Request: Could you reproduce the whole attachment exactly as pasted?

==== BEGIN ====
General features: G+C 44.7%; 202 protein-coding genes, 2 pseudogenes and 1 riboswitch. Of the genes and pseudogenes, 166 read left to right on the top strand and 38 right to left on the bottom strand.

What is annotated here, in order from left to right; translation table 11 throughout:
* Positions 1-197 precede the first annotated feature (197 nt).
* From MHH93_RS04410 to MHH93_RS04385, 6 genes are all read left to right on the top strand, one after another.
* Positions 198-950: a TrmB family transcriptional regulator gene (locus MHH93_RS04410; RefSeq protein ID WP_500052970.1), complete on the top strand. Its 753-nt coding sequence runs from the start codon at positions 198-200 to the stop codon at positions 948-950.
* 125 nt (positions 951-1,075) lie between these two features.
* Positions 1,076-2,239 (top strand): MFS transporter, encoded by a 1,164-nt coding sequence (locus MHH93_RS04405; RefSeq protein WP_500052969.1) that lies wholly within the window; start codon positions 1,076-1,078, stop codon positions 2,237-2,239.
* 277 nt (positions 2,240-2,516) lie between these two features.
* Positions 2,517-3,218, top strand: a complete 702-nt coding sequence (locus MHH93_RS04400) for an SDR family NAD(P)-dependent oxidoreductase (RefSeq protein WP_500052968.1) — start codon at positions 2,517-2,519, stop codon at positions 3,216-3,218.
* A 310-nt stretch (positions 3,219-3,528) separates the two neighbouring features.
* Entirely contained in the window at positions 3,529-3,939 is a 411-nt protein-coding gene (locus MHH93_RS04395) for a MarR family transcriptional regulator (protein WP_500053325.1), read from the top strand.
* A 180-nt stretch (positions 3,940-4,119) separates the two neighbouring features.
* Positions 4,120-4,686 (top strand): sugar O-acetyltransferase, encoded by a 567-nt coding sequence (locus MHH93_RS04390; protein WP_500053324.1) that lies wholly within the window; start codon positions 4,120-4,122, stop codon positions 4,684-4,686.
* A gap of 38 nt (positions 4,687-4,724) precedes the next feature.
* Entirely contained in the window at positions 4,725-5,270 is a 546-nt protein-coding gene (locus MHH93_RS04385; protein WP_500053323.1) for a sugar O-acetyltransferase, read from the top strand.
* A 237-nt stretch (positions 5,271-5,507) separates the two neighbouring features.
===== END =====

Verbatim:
General features: G+C 44.7%; 202 protein-coding genes, 2 pseudogenes and 1 riboswitch. Of the genes and pseudogenes, 166 read left to right on the top strand and 38 right to left on the bottom strand.

What is annotated here, in order from left to right; translation table 11 throughout:
* Positions 1-197 precede the first annotated feature (197 nt).
* From MHH93_RS04410 to MHH93_RS04385, 6 genes are all read left to right on the top strand, one after another.
* Positions 198-950: a TrmB family transcriptional regulator gene (locus MHH93_RS04410; RefSeq protein ID WP_500052970.1), complete on the top strand. Its 753-nt coding sequence runs from the start codon at positions 198-200 to the stop codon at positions 948-950.
* 125 nt (positions 951-1,075) lie between these two features.
* Positions 1,076-2,239 (top strand): MFS transporter, encoded by a 1,164-nt coding sequence (locus MHH93_RS04405; RefSeq protein WP_500052969.1) that lies wholly within the window; start codon positions 1,076-1,078, stop codon positions 2,237-2,239.
* 277 nt (positions 2,240-2,516) lie between these two features.
* Positions 2,517-3,218, top strand: a complete 702-nt coding sequence (locus MHH93_RS04400) for an SDR family NAD(P)-dependent oxidoreductase (RefSeq protein WP_500052968.1) — start codon at positions 2,517-2,519, stop codon at positions 3,216-3,218.
* A 310-nt stretch (positions 3,219-3,528) separates the two neighbouring features.
* Entirely contained in the window at positions 3,529-3,939 is a 411-nt protein-coding gene (locus MHH93_RS04395) for a MarR family transcriptional regulator (protein WP_500053325.1), read from the top strand.
* A 180-nt stretch (positions 3,940-4,119) separates the two neighbouring features.
* Positions 4,120-4,686 (top strand): sugar O-acetyltransferase, encoded by a 567-nt coding sequence (locus MHH93_RS04390; protein WP_500053324.1) that lies wholly within the window; start codon positions 4,120-4,122, stop codon positions 4,684-4,686.
* A gap of 38 nt (positions 4,687-4,724) precedes the next feature.
* Entirely contained in the window at positions 4,725-5,270 is a 546-nt protein-coding gene (locus MHH93_RS04385; protein WP_500053323.1) for a sugar O-acetyltransferase, read from the top strand.
* A 237-nt stretch (positions 5,271-5,507) separates the two neighbouring features.